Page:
Melanoma Staging

See quick reference tool produced by American Joint committee for Cancer 2009 for Melanoma staging of the skin.

Melanoma staging is a way of classifying the mole, or lesion/tumour, and this simply done by measuring the thickness of the lesion. It is sometimes referred to as the ‘Breslow Depth’ and the thicker a mole or lesion is, the more likely it is to have spread (metastasised) to other parts of the body. The classification is as follows:

  • Stage 0 – The melanoma is inset, confined to the epidermis
  • Stage 1 – less than 2mm
  • Stage 2 – more than 2mm
  • Stage 3 – where the cancer has spread to the lymphatic system
  • Stage 4 – where the cancer has spread to other parts of the body beyond the lymphatic system

Other considerations are:

  • Ulceration – if the mole is ulcerated it is more likely that the melanoma has spread (metastasised). It’s not always possible to see ulceration with the naked eye.
  • Mitotic count – this is a count of the number of cancer cells that are actually dividing when the tissue is examined under a microscope. Larger numbers of dividing cells are associated with more aggressive types of melanoma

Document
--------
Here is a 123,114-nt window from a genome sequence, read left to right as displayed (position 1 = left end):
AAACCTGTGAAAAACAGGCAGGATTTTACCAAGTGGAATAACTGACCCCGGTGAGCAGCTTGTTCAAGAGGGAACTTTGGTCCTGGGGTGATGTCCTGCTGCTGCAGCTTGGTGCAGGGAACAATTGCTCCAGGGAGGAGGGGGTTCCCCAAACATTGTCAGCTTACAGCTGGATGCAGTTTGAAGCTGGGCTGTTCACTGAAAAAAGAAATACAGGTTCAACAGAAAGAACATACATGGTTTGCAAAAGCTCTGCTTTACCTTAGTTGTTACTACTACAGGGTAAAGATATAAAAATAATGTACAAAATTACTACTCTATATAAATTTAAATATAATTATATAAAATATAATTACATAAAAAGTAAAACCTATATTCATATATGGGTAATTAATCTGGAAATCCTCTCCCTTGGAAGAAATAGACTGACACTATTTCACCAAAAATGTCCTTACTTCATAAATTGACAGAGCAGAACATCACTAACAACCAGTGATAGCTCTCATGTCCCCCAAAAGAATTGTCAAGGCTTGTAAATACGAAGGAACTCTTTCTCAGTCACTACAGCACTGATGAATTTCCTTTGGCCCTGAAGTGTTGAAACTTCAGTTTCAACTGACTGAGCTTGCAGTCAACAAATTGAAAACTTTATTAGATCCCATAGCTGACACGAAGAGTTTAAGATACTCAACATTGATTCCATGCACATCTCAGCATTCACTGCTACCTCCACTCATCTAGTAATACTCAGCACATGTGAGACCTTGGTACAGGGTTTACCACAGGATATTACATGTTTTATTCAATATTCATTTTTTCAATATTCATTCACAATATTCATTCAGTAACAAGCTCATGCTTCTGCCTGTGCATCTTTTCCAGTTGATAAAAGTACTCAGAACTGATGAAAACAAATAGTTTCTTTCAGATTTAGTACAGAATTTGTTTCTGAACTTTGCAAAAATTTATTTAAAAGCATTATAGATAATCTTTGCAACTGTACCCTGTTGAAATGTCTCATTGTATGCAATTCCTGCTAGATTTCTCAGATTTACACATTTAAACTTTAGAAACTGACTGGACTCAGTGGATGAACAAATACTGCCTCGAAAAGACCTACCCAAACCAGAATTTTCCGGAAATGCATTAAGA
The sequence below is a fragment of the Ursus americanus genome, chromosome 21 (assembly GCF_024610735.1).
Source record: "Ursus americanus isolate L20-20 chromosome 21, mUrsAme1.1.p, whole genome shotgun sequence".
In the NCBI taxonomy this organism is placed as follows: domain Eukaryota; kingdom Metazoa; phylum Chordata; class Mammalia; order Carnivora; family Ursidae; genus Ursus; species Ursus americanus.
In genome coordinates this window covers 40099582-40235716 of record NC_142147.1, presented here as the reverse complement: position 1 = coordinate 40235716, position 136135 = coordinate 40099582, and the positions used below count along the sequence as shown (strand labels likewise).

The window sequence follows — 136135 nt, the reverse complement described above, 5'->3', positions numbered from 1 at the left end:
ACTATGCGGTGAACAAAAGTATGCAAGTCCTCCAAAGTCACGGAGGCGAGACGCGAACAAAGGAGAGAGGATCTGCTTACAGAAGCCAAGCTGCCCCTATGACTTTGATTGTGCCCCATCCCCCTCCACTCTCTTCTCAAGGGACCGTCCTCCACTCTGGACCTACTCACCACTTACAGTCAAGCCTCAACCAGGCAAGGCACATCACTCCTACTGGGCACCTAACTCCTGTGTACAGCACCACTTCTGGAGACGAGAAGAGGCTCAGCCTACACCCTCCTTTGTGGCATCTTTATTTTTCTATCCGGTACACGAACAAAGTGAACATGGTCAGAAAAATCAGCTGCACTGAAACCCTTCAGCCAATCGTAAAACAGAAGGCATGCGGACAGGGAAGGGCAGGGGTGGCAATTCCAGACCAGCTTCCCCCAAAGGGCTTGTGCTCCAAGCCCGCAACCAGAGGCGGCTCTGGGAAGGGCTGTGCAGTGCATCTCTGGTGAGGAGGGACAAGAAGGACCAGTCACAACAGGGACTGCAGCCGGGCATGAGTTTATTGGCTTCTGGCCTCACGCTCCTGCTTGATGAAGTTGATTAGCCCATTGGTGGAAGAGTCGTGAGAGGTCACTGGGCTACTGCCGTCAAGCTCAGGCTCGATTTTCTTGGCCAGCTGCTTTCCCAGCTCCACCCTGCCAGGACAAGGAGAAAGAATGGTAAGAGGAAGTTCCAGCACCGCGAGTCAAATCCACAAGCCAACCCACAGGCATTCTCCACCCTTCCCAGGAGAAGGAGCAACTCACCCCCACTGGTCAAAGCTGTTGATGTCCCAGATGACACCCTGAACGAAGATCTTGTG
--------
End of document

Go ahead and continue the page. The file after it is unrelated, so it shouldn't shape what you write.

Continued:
• Lymph nodes containing melanoma – the larger the number of lymph nodes with melanoma present, the later the stage (see Sentinel Lymph Node Biopsy)

Precise staging classification can be determined by using any of the following techniques:

  • Wide local excision – removal of the lesion and surrounding tissue to check for the presence of cancerous cells
  • Sentinel Lymph Node Biopsy – see more about this procedure here
  • X Ray – generally an x ray of the chest
  • CT Scan / CAT Scan – CT stand for computerised tomography. CT scans in cases of melanoma are generally of the chest, abdomen and pelvis
  • MRI – MRI stands for magnetic resonance imaging and is another way of detecting what is happening inside the body
  • PET Scan – PET stand for Positron Emission Tomography and is used to detect malignant tumour cells
  • Blood Tests – particularly one to detect the presence of an enzyme called Lactate Hydrogenase (LDH) in melanoma cases